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10 Essential Cinematic Antiheroes

by Jessica Kiang
April 25, 2013 3:48 PM
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Rupert Pupkin King of Comedy De Niro

30 years since its release, the undersung "The King of Comedy" seems finally to be edging into the sun to take its deserved place as not just one of the finest, smartest and most daring Martin Scorsese movies, but one of the greatest American satire movies, period. It's an excoriating, often excruciating watch, boasting razor-sharp insights into the excesses of celebrity culture and the quest for fame, but it's also, most unforgettably, a character study of one Rupert Pupkin, delusional sociopath, shit-poor comedian and all-out creep. Pupkin, whom Robert De Niro doesn't so much inhabit as crawl into, is simply one of the most offputting creations ever committed to celluloid -- a dreadful squit of a man, talentless, self-aggrandizing, self-deceiving, pathetic -- and at the same time one of the most compelling. In fact, it's easy to see why its greatest asset is also perhaps the chief reason the film bombed all those years ago: Pupkin is cringingly, writhingly, cover-your-eyes-and-hide-behind-the-sofa difficult to watch, let alone gaze at unflinchingly, as does Scorsese's camera, for nearly two hours. The film, which closes this year's Tribeca Film Festival on Saturday evening in a restored print, met with a mixed critical reception too, some immediately hailing its discomfiting genius, others rejecting it outright. Pauline Kael, a member of the latter camp referred to Pupkin as "a nothing." Respectfully, we disagree. He's much, much less than that.

King Of Comedy, De Niro, Jerry Lewis

De Niro's Rupert Pupkin, goes down below zero, below nothing, into negative space, becoming, in the process, one of the absolute finest examples of the cinematic antihero we've ever seen. It's a tradition in which De Niro and Scorsese had previously set a high watermark with Travis Bickle in 1976's seminal "Taxi Driver," and it got us thinking about other examples of this most awkward, and most potentially illuminating, of archetypes.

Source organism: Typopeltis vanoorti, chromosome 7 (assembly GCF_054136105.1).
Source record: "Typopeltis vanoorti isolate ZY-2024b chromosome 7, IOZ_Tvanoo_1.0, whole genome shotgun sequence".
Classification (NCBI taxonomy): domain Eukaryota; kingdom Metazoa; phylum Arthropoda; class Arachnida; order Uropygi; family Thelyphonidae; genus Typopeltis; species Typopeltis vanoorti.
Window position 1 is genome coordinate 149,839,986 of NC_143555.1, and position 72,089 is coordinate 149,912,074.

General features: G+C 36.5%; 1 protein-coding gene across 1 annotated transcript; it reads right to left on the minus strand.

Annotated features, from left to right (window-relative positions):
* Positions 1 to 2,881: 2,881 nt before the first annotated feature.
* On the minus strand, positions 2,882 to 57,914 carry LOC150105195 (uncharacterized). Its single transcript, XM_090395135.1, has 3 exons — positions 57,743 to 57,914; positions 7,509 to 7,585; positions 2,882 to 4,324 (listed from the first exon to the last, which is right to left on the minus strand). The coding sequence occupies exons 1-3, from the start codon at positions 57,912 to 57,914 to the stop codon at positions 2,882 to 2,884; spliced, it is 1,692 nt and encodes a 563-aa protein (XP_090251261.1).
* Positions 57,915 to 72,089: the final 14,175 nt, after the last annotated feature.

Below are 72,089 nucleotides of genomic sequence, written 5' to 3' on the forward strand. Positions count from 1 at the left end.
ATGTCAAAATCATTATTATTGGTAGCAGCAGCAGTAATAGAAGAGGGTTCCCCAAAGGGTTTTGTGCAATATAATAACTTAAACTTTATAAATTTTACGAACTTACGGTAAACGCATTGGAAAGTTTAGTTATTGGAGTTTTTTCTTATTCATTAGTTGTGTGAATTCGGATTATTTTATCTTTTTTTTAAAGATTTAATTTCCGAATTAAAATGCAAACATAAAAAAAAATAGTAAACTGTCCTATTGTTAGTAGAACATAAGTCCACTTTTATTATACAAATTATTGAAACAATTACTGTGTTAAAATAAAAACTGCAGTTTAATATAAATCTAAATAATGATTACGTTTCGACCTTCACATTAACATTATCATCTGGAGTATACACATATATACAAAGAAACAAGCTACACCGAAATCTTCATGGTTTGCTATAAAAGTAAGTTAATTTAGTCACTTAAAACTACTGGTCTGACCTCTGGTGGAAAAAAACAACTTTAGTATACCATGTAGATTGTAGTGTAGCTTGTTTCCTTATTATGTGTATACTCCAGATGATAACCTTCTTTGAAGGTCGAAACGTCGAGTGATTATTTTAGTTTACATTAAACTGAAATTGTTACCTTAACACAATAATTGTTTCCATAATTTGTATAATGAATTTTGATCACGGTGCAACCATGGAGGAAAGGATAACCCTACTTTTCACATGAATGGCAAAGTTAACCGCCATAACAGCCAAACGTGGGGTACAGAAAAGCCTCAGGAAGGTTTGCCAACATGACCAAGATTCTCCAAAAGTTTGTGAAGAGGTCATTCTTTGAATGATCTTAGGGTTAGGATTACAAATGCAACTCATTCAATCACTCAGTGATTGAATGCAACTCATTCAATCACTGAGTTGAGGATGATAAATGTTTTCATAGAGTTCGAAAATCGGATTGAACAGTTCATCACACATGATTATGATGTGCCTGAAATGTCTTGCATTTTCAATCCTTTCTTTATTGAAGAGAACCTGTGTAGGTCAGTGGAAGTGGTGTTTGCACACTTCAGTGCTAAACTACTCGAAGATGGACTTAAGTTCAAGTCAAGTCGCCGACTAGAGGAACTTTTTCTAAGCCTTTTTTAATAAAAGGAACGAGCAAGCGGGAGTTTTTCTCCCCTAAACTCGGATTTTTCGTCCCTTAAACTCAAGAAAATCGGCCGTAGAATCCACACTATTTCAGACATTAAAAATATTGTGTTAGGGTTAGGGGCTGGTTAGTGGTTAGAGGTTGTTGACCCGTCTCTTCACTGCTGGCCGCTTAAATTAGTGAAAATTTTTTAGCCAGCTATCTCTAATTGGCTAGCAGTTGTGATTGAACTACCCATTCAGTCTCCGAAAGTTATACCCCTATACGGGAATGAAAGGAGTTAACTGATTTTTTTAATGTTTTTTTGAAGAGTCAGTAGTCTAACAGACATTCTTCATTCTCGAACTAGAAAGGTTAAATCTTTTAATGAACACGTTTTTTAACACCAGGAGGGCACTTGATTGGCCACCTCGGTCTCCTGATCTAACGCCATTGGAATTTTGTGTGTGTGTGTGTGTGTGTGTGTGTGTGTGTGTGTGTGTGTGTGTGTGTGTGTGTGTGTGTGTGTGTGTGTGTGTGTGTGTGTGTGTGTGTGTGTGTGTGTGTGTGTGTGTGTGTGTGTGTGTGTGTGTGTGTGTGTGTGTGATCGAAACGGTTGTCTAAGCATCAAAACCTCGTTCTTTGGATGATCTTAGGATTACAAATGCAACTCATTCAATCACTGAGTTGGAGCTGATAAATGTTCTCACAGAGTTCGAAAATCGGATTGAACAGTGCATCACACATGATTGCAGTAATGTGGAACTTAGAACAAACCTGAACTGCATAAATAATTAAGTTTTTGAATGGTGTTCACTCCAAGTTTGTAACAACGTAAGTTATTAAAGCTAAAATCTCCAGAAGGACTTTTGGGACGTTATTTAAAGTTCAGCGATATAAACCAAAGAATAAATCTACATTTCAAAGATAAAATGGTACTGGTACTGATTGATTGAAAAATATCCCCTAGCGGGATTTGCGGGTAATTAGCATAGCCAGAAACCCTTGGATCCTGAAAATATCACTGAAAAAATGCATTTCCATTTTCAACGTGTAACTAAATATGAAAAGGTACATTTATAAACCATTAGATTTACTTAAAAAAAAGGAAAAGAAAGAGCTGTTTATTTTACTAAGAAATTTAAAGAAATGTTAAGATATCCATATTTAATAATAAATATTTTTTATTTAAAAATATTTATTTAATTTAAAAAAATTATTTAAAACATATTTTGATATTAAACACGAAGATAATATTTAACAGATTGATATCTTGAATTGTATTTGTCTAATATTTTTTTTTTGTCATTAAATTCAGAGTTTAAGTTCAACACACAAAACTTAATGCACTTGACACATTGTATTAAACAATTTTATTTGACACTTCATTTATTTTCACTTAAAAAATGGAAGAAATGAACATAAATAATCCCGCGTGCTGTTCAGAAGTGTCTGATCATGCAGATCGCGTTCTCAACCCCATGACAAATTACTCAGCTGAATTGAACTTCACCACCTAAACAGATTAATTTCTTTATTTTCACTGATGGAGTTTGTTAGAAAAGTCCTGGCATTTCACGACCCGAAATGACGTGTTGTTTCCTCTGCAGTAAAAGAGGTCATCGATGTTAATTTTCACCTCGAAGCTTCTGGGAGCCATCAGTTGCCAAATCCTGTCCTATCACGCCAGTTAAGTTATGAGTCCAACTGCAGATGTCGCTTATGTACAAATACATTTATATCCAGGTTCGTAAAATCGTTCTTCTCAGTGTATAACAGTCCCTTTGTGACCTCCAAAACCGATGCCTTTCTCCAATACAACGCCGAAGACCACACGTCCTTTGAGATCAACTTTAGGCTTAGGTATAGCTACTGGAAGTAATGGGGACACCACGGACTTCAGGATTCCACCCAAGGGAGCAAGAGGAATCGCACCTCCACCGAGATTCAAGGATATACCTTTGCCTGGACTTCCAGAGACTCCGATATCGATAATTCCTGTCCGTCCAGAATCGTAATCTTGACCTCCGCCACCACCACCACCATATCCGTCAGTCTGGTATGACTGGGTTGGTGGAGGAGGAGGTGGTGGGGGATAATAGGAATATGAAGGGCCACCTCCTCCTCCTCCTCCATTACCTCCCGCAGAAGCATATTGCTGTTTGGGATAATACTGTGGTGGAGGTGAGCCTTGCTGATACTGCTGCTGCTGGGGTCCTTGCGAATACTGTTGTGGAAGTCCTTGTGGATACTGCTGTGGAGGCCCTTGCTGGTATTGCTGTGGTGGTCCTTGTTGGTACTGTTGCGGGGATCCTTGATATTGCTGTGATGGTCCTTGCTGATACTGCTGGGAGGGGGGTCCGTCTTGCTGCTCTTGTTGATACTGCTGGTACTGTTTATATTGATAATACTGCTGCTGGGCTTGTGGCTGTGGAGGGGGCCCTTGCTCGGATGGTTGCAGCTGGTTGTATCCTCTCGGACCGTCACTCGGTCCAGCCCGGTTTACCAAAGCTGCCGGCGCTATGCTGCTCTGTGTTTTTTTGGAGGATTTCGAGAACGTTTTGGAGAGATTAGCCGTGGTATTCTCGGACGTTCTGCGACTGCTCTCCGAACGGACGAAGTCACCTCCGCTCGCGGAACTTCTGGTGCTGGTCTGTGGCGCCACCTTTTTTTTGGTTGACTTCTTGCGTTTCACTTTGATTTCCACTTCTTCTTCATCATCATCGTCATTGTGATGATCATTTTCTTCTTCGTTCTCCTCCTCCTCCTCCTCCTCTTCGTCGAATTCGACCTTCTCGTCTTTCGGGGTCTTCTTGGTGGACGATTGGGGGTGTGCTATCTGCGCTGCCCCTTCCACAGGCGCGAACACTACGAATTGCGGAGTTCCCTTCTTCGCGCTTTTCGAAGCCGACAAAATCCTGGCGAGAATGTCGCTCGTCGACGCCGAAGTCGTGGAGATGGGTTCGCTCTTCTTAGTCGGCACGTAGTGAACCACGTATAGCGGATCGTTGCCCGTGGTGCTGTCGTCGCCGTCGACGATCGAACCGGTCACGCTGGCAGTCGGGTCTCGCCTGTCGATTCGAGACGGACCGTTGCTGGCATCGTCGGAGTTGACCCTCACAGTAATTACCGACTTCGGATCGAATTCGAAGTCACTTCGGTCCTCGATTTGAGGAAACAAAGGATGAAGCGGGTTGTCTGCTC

First, a note: the term "antihero" has been misapplied so often that it has kind of evolved a legitimate second definition (flawed hero with a dark side; villain we can't help admiring) but, traditionalists that we are, we're having none of that, so let's talk about how we drew up the parameters for this short sampler, shall we? In classic literary criticism terms, an antihero is a central character in whom are absent any heroic qualities. So we're not talking about this alcoholic-but-dedicated cop or that morally ambiguous nighttime crusader. The antiheroes we're highlighting are not motivated by a desire for justice, or defense of the weak. They are not brave, they are not admirable. They are not cool. This is not a list where you'll find Wolverine or Snake Plissken or Tyler Durden (though the Ed Norton "Fight Club" character might qualify, thorny identity issues aside). Even Tony Montana and Don Corleone don't quite suit our purposes -- there's an operatic glamor to their tragic, violent arcs that is too impressive for the sort of unsexy loserdom we want to celebrate here.

In fact, we went back to our inspiration and simply applied what we now call The Pupkin Rule: whatever you think of the character, is there even a sneaking part of you that would like to be him? If the answer's no: antihero. And that is, we think, the crux of it, and the reason why the antihero can be a place of such profound and uncomfortable truth: if a hero is a guy who in some way you want to be, then the antihero is the one who, in your downest moments, you're kind of afraid you are.

Naked David Thewlis

Johnny (David Thewlis) in Mike Leigh's "Naked" (1993)
"If you want to establish sympathy with your main character," we remember reading in a screenwriting book once, "have him help an old person, small child or animal in the opening scenes." The first thing we see Johnny, the protagonist of Mike Leigh's brilliant and harrowing "Naked" do is commit a rape. And an unambiguous, graphic rape at that. There's a challenge implicit in an opening as shocking as that: we dare you to watch this guy, we dare you to become interested in his story. And yet we do, because Johnny is a brilliantly compelling creation, a fireball of snarling, spitting, class-inflected rage, intellectual snobbery and genuine intelligence who spews out bile and brilliance in roughly equal measures to anyone who'll listen, and many who won't, as he wends his eccentric way round the streets of a seedier part of London, and in and out of the lives of his ex-girlfriend (Lesley Sharpe), her flatmate (Katrin Cartlidge) and their landlord (Greg Cruttwell). David Thewlis gives an absolutely towering performance, easily the best thing he's ever done (and on the strength of which we've been duped into forking out good money for dreck like "The Island of Dr. Moreau"), and under Leigh's direction the film becomes a masterclass in pivoting our sympathy and attention around this grotesque axis. But perhaps the most disturbing and clever thing about the film's shape is that by the end Johnny -- serial bully, psychological terrorist, misogynist (or maybe just vicious misanthrope), rapist -- is in fact, not the villain of the piece (that "honor" goes to the landlord) and as detestable a human as he is, he is recognisably a human being.

Network Peter Finch

Howard Beale (Peter Finch) in Sidney Lumet's "Network" (1976)